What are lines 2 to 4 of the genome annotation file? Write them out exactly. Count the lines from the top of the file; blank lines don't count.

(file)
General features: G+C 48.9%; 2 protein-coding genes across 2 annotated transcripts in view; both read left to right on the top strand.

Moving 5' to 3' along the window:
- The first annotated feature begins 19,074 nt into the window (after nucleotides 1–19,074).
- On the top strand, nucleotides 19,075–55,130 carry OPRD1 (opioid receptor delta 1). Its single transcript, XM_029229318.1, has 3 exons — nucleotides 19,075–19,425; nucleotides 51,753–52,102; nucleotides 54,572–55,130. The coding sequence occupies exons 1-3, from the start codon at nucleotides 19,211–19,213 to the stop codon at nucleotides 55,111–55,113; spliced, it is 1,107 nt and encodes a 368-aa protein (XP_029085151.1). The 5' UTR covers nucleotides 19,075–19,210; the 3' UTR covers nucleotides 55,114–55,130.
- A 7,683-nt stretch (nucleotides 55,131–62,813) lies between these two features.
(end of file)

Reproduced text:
Moving 5' to 3' along the window:
- The first annotated feature begins 19,074 nt into the window (after nucleotides 1–19,074).
- On the top strand, nucleotides 19,075–55,130 carry OPRD1 (opioid receptor delta 1). Its single transcript, XM_029229318.1, has 3 exons — nucleotides 19,075–19,425; nucleotides 51,753–52,102; nucleotides 54,572–55,130. The coding sequence occupies exons 1-3, from the start codon at nucleotides 19,211–19,213 to the stop codon at nucleotides 55,111–55,113; spliced, it is 1,107 nt and encodes a 368-aa protein (XP_029085151.1). The 5' UTR covers nucleotides 19,075–19,210; the 3' UTR covers nucleotides 55,114–55,130.